With sea levels consistently on the rise and recent hurricanes ravaging coastlines, seaside communities are on the lookout for cost-effective ways to protect their homes from the ocean's fury. After more than a decade of research, one coastal geology professor and his colleagues may have found a dynamic solution that also benefits the well-being of oceans.
The construction of sea walls for protection against storm surges and climbing sea levels is no new concept to the modern world. However, a team of researchers alongside of Coastal Geology Professor at the University of North Carolina at Chapel Hill Antonio Rodriguez have discovered an innovative alternative to the usual granite and limestone bulkhead: oyster reefs.
"We can build reefs instead to serve the same protection against erosive waves but keep a more natural habitat," Rodriguez said.
Oyster reefs are constructed by spreading shell out thinly over the desired location then placing oyster larvae on top of the shell base. As water flows over the shells, the larvae settle on top of the shells and with time, grow into oysters. These oysters then become settling sites for the next year's larvae and the process persists as oysters grow one on top of the other, year after year.
"When it grows, it's a big cemented structure so it's really hard, unlike the natural shoreline which is very soft," Rodriguez said. "The reef will take the blunt of the waves and dampen them so that when they reach the shoreline, they have less of an invasive effect."
A North Carolina professor and his team recently published a research study in favor of using oyster reefs instead of seawalls, after spending years growing an oyster reef in Back Sound, N.C. (Photo/Rodriguez Laboratory University of North Carolina Institute of Marine Sciences)
In Back Sound, North Carolina, where Rodriguez and his colleagues experimented with oyster reefs, the team uncovered perhaps the largest potential benefit that these kinds of reefs can offer.
"The reefs grow so quickly because they grow on top of each other and each one is growing a few centimeters each year," Rodriguez said.
During their trials, the team found research showing oyster reef growth at half a centimeter a year, but their findings were of a much greater magnitude with the group discovering the reef growth at approximately 11 centimeters per year.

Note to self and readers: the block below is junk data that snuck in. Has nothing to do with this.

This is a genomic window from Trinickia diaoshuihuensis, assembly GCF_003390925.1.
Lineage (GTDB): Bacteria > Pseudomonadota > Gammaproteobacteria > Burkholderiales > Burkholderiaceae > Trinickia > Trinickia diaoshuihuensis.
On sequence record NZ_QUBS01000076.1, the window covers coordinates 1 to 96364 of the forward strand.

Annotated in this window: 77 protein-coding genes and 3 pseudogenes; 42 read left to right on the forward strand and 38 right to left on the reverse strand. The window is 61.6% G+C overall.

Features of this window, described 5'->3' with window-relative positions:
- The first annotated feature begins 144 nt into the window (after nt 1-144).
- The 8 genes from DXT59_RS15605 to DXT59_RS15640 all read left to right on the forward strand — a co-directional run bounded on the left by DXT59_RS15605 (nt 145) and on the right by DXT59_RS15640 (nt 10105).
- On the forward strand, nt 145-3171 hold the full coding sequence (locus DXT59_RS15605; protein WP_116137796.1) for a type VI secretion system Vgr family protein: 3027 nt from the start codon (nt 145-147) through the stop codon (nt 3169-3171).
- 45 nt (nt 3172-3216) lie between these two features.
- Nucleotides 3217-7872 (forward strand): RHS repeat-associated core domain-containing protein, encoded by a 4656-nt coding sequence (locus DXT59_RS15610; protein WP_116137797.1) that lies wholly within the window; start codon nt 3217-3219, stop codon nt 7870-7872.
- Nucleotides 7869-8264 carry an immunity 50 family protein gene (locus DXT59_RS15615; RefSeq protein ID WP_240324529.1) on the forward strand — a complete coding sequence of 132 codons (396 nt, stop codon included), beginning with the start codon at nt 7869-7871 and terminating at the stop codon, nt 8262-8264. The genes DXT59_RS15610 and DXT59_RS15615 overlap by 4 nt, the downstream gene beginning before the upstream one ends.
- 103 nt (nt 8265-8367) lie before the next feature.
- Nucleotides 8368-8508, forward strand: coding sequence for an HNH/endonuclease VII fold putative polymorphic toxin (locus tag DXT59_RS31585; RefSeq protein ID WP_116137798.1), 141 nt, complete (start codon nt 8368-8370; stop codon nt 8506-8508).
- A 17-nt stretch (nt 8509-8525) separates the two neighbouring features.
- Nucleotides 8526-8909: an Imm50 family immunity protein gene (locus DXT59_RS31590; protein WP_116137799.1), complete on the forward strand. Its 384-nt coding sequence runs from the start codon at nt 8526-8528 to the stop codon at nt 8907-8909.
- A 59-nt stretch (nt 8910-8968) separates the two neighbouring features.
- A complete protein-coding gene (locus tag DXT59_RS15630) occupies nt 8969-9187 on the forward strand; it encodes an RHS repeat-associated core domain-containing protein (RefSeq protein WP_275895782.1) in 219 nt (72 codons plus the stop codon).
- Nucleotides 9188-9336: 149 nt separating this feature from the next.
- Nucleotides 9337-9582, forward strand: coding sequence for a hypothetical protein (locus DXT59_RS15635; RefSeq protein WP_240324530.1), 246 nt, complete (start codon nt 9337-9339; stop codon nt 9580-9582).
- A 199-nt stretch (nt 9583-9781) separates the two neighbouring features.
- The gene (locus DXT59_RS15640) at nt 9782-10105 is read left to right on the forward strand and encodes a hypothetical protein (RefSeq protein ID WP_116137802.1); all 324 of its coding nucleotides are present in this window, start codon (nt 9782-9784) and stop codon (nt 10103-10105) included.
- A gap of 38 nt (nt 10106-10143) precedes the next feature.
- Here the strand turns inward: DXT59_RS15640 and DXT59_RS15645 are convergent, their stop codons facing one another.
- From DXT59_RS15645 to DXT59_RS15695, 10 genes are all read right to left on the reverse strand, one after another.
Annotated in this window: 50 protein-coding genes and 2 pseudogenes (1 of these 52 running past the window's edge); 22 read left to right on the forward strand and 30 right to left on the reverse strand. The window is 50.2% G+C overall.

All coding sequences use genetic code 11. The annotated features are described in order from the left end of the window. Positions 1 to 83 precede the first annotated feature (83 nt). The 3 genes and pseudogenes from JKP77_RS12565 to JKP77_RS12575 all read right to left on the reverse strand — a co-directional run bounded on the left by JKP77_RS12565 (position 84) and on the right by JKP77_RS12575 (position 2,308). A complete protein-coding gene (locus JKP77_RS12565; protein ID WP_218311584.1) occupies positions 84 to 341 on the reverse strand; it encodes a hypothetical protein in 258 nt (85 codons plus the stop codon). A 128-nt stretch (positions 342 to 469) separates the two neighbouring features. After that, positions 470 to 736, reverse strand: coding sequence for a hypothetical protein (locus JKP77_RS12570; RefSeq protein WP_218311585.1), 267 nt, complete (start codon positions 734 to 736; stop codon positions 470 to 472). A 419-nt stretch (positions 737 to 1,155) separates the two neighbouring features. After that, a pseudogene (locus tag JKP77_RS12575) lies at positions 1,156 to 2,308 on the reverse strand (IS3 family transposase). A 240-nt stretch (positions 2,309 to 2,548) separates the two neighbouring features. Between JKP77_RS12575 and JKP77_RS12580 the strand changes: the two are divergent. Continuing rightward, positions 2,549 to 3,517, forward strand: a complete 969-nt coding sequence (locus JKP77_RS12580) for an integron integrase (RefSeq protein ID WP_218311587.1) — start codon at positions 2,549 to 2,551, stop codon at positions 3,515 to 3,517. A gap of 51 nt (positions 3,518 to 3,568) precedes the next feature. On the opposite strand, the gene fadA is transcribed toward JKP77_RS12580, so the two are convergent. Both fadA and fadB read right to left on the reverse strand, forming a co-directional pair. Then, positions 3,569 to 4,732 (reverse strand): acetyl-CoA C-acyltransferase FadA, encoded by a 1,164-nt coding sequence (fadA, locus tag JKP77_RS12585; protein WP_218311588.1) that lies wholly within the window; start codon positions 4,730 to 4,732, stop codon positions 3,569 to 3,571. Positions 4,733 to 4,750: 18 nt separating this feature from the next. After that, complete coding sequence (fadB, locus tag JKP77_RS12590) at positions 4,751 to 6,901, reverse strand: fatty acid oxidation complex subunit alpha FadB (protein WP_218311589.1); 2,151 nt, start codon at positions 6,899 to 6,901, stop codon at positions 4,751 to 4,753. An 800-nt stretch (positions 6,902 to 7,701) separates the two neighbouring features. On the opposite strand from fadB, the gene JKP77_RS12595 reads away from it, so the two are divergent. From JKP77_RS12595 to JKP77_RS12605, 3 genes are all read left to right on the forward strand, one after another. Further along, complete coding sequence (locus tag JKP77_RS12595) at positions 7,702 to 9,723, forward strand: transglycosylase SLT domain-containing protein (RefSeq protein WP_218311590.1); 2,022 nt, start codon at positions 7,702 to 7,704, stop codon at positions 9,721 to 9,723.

"The reef will keep up with sea level rise and maintain the same elevation through time, relative to the sea level," he said. "This could help along all the estuary shorelines at least on the East Coast."
While Rodriguez admitted that oyster reefs will never grow like sea walls, these reefs also generate numerous environmental benefits.
"It's a living structure that creates a new habitat so more fish will come in and the oysters also clean the water because they are filter feeders," he said.
Aside from aiding marine life, oyster reefs bear a minimal financial burden in comparison to the construction of a sea wall, which can cost an upwards of $10 million. The oyster shells required cost approximately $5 a bushel but recycled oyster shells can be used too. In total cost, Rodriguez estimated that an entire reef would cost only a few hundred dollars.
A team of researchers at North Carolina University at Chapel Hill grow an oyster reef in Back Sound, N.C., discovering the rapid growth of these reefs. (Photo/Rodriguez Laboratory University of North Carolina Institute of Marine Sciences)
While oyster reefs may provide a cost-effective, eco-friendly and more natural solution for waterfront towns looking for protection, the reefs do have some setbacks.
After parts of Alabama attempted to build oyster reefs for shoreline defense after the Deepwater Horizon, or BP, oil spill in April 2010, no oysters settled in the area.
"It can be tricky to build by the shoreline, oysters have to be at the right depth," Rodriguez said. "They have to be exposed to air at least 40 percent of the time."
In addition to oxygen necessities, oysters can be prone to diseases which can wipe out entire reefs.
Despite the threats to oyster reef construction, numerous non-profit organizations as well as the North Carolina Coastal Federation in the Chesapeake Bay are currently in the building process.
Looking ahead, Rodriguez and his team hope to see less bulkhead building as this movement catches fire and spreads.
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